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Fact or Fiction: James Durbin and Asperger’s?

11 Feb

Tonight, Jesse, a nineteen-year-old client with AS, asked me to watch James Durbin. By now, I’m sure you have heard of him. The twenty-one-year-old unemployed singer on American Idol who has a small child and a supportive girlfriend. I hadn’t heard of James Durbin, nor had the four other guys in the group, all with AS. So, we viewed this clip:

Watching the clip was easy. James Durbin is an excellent singer, more likable and less polarizing than Adam Lambert. He has a story that AI loves — no job, big dreams, complications. For James, these complications are even diagnostic: Tourette’s and Asperger’s. But, watching was only the first part of what Jesse wanted.

“I don’t think he has AS, Jeanne. I think he is working that situation for the show. What do you think?” That’s where the hard part came in. So, I asked the guys to make a case for why he might not have AS; here were their arguments:

“Um, I don’t know many Aspies who frequent bars. Especially at that age. I mean, he’s barely legal.” (James might be breaking a rule, an Aspie no-no.)

“I have Tourette’s. The stress of singing would make me start ticking.”

“Yeah, well, I have Asperger’s. The thought of being around that many people would make me more than nervous.”

“I thought Aspie’s don’t make good eye contact. He just looked his son in the face.”

“That much crap in my hair would make me freak out.”

“His clothes look itchy.”

“I didn’t look at the camera when I was in pictures.”

“I don’t call it AUS-pergers.”

Then, I asked the guys why he would “lie”?

“I don’t lie.”

“I don’t know.”

“To get on tv.”

“To get on tv.”

“To take advantage of the situation.”

I ask you, my reader: What do you think?

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36 Comments

Posted by on February 11, 2011 in ASD in the Grand Scheme

 

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36 responses to “Fact or Fiction: James Durbin and Asperger’s?

  1. Tam

    February 11, 2011 at 2:19 AM

    It’s not a good idea to try to diagnose someone based on less than 5 minutes of film. Many misunderstandings come out of that kind of spot-judgment, and it generally causes Aspies a lot of trouble, so doing it to someone else is doubly bad.

    As to the singing thing, I sing in public myself, and *while* I’m singing the world around me becomes completely insignificant, so the nervousness usually disappears for me. As soon as the song’s over, though, it all hits me pretty hard.

    He does seem pretty together socially, though, and high stress is known to increase both AS and Tourette’s symptoms… so there’s cause to be skeptical, but not enough to make any actual calls.

     
    • karen

      April 3, 2011 at 5:54 PM

      my son is 19 & hign-functioning autistic & he loves to act. He is not an extroverted person & is ackward in conversation, but when you put him on a stage or in a crowd & he is doing a Jim Carey act he lights up the room & you wouldn’t suspect that he is autistic – he doesn’t have a shy bone in his body when he is being someone else and he is hillarious – the attention is like a drug & he sucks it up. James Durbin is the same way & if you are talking about something he is passionate about (most autistic’s have limited interests) he can contribute a lot. Also, my son has a VERY hard time telling even a slight white lie – most spectrum people are blatantly honest & find it very difficult to lie . they often do not understand the concept of lying. So, NO I do not think James Durbin would make it up.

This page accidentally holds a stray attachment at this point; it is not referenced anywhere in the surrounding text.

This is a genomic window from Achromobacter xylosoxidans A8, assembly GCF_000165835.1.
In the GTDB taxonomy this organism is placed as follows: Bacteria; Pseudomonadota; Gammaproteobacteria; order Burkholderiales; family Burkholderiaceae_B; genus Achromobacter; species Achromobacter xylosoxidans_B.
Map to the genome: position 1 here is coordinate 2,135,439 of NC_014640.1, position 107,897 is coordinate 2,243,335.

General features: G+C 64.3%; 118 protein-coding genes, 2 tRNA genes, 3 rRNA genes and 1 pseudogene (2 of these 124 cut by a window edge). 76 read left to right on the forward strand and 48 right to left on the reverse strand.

• Tam

        May 1, 2011 at 3:15 PM

        The whole point is that if he’s not on the spectrum then he could very well be lying 😛 Or mistaken. Or misdiagnosed. Or any number of things. But as I was saying we can’t diagnose from our living rooms based on the little bit of footage that makes it past the cutting room floor.

         
  2. jholverstott

    February 11, 2011 at 2:25 AM

    I agree, Tam, with your opinion. I found it interesting that my client even questioned James’ diagnosis, as it showed some interesting insights and perspective-taking.

     
  3. C. S. Wyatt

    February 11, 2011 at 2:31 AM

    Part of the problem with situations like this being “the story” is that people start to question autism, Asperger’s, and other serious conditions. I’m not sure how I feel about this guessing game, but is definitely being played on several autism forums. That so many on the forums have doubts is somewhat troubling mainly because so many students I meet with PDD-NOS and AS diagnoses are doubted by teachers, employers, and even extended family.

    I generally object to diagnosing fictional characters, famous people, et cetera, as doing so doesn’t seem productive. I think it is “impolite” to diagnose someone without his or her wanting a diagnosis form a qualified provider.

    However, in this case the artist has made the AS part of his story. That opens him up to questions and media coverage. It is American Idol, with millions of viewers and lots of media scrutiny.